Lost in the Numbers

As Dave Studeman and Bryan Donovan work tirelessly behind the scenes to improve our stats section here at The Hardball Times, it is becoming easier and easier to get lost in the numbers. Sometimes I head over to the stats section to look up, say, Joe Mauer‘s line drive percentage, and before I realize it, I’ve been there clicking and sorting for an hour.

Our most recent additions are individual player pages, which allow you to search for the last name of a player and watch as everything you could ever want to know about his season pops up. On Mauer’s player page, for instance, you can look at all the basic stats like plate appearances, runs, RBI, hits, doubles, triples, homers, total bases, walks, strikeouts, stolen bases, batting average, on-base percentage, slugging percentage and OPS. And I even left out some of the boring stuff, like sacrifice flies and intentional walks, which are also on the page.

But wait, there’s a whole lot more. Each player page also includes what we call “THT stats,” which is the stuff that goes beyond the basics. You’ll find Runs Created, RC/G, Gross Production Average, Pitches/PA, Line Drive Percentage, Ball in Play AVG, Ground Ball-to-Fly Ball Ratio, Infield Fly-to-Fly Ball Ratio, Home Run-to-Fly Ball Ratio, and AVG with Runners in Scoring Position. And if you don’t know what some of that stuff means, you can look it up in THT’s Stats Glossary.

Oh and those are just the stats for hitters. A search for a pitcher, say Roger Clemens, reveals a whole new set of numbers to gaze at. Clemens’ player page includes the basics like games, starts, wins, losses, ERA, saves, save opportunities, innings, hits, strikeouts, walks, batters faced, pitches thrown and homers allowed. And then there’s the fun stuff—Pitching Runs, Runs Allowed/9 IP, Fielding Independent Pitching, Expected FIP, LD%, GB-to-FB Ratio, IF-to-FB Ratio, HR-to-FB Ratio, Strikeouts/Game, Walks/Game, Strikeout-to-Walk Ratio and Pitches/Start.

And when you’ve soaked up all you can soak up with Mauer and Clemens, just type another name in the search box. Or, if you’re interested in more than examining individual players, take a look at the sortable batting and pitching stats for all players, the team stats and graphs, and the sortable Win Shares. We are also in the process of adding more information—like Win Shares and salary data—to the individual player pages.

Here are just some of the many interesting things I discovered while looking through THT’s stats section this weekend…

  • I wrote about Ivan Rodriguez‘s disappearing walk rate in early June, and since then he has drawn exactly one free pass in 164 plate appearances. Rodriguez now has five walks this season, and two of those were intentional. He has never been much for walking, but this is a sudden and extreme change for a guy who drew a respectable 84 non-intentional walks over the previous two seasons.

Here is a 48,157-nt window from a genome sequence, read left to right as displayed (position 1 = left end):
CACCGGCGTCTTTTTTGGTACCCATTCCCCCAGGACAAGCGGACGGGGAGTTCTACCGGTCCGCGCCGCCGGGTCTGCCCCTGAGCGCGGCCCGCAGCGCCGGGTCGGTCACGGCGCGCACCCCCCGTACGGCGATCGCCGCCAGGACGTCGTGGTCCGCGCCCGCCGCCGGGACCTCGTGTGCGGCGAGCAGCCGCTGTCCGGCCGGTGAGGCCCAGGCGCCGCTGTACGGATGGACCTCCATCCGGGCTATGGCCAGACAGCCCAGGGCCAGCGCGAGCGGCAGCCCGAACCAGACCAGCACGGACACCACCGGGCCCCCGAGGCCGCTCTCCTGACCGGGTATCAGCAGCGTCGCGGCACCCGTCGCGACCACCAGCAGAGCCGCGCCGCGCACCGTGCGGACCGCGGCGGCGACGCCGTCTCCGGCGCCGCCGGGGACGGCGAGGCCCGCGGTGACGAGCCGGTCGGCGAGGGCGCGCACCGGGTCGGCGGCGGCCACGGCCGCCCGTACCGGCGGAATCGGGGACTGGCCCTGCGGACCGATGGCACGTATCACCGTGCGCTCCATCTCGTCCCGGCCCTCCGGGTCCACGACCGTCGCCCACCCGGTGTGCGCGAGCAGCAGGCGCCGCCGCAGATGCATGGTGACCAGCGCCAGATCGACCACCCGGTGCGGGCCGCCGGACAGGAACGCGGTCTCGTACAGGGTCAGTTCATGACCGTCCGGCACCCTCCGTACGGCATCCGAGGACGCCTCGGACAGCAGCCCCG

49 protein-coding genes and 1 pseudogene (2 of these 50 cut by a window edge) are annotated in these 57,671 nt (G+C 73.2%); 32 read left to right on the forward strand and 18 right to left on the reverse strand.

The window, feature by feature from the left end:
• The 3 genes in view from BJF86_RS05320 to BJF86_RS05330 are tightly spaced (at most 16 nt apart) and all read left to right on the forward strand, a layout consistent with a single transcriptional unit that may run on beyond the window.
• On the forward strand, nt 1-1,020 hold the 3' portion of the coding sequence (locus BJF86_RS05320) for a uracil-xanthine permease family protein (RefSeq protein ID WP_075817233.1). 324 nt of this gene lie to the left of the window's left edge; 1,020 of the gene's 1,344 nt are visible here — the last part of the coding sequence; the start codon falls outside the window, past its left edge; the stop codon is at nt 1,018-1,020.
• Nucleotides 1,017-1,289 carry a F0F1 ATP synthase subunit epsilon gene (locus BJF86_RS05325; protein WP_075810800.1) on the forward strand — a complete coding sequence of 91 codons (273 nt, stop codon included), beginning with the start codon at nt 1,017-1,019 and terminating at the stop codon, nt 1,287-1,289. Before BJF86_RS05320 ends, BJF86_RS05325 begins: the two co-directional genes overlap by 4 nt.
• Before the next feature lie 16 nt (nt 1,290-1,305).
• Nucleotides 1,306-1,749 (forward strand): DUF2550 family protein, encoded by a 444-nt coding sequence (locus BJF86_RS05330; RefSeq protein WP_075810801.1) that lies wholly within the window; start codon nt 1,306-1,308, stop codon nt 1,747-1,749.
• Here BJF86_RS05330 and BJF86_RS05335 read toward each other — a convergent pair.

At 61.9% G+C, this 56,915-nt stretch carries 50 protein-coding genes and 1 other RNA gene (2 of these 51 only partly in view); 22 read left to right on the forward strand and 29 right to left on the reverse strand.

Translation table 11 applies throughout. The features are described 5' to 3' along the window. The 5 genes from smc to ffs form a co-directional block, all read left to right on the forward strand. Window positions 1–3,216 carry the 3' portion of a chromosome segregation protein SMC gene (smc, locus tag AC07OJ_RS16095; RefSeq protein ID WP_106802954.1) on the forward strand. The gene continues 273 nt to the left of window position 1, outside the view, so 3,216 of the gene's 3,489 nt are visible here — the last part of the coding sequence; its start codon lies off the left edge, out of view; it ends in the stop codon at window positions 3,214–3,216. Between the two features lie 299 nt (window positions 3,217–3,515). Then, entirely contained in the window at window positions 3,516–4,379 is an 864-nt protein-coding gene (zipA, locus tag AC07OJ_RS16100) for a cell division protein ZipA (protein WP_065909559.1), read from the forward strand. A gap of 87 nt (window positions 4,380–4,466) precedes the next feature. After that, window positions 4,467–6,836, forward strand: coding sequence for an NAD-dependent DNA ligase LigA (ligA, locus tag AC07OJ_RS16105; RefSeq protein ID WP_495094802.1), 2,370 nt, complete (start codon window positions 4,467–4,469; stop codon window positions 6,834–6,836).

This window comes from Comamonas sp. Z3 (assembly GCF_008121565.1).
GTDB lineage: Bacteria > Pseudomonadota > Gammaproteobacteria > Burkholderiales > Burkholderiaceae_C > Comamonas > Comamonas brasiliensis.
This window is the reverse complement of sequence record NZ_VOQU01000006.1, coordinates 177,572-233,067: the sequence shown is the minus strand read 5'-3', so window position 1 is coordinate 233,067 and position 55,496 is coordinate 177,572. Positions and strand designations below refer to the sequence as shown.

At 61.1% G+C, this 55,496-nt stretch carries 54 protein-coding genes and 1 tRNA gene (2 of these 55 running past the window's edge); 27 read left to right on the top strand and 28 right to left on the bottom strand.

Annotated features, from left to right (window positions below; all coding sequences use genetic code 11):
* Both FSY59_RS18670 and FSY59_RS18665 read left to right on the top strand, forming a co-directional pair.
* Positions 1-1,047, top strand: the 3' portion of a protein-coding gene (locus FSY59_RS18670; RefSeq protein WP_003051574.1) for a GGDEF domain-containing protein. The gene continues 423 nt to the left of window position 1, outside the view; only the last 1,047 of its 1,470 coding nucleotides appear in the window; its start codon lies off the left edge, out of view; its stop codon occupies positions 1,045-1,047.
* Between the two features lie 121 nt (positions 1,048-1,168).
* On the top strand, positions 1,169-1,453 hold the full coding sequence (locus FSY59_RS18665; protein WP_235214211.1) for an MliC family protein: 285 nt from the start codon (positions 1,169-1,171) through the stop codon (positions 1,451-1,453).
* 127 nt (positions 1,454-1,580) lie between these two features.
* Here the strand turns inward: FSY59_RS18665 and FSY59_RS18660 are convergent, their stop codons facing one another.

Rodriguez is on pace to draw an astoundingly low five non-intentional walks in 583 plate appearances this year, which is a total that could probably be topped without ever bringing a bat to the plate. In fact, if Rodriguez can stay on his current pace he would set the all-time record for fewest non-intentional walks in a season with at least 550 plate appearances. Here’s the all-time leaderboard, along with Rodriguez’s current pace:

                        YEAR     BB      PA
    IVAN RODRIGUEZ      2005      5     583
    Art Fletcher        1915      6     599
    George Stovall      1909      6     576
    Candy LaChance      1901      7     564
    Tito Fuentes        1966      8     564

    When you have a chance to sit atop an all-time leaderboard ahead of three guys from before 1920 and one of them is named Candy LaChance, you know you’re on the verge of accomplishing something really special. Of course, the most amazing thing isn’t that Rodriguez has stopped drawing walks—it’s that he has remained a productive hitter while doing so. Here’s how his current pace ranks among the all-time leaders in Runs Created in a season with fewer than 10 total walks:

                        YEAR     BB     RC
    Candy LaChance      1901      7     71
    Shawon Dunston      1997      8     70
    Mariano Duncan      1996      9     66
    IVAN RODRIGUEZ      2005      8     65
    Rube Oldring        1907      7     63

    That Candy LaChance must have been one hell of a ballplayer.

  • One the most interesting stats we track here at THT is Strikeouts/Game, which goes beyond the typical Strikeouts/Nine Innings you see listed most places. Instead, Strikeouts/Game is based on the number of strikeouts a pitcher has divided by the number of batters he faced, and then multiplied by the average number of batters per game in the league.

    The advantage the stat has over a simple strikeout rate is that it accounts for pitchers who give up lots of hits and walks, and thus have to face more batters to get their strikeouts. In other words, while their strikeout rates don’t show it, there is a difference between a pitcher who strikes out one batter in a 1-2-3 inning and a pitcher who strikes out one batter while giving up three hits and two walks in one inning. Strikeouts/Game accounts for that.

    Which pitcher with at least 35 innings pitched this season has the most Strikeouts Per Game? Brad Lidge? Francisco Rodriguez? B.J. Ryan? All good guesses and all averaging over 13 K/G, but all wrong. The leader is Rudy Seanez, who has struck out 62 of the 165 batters he has faced this season, for a strikeout rate of 14.4/G. Sadly, as has been the case far too often during his career, Seanez is currently on the disabled list with a strained shoulder and hasn’t pitched since July 7. Another injured reliever, Eric Gagne, leads all pitchers with 10 or more innings this season with an amazing 15.9 K/G.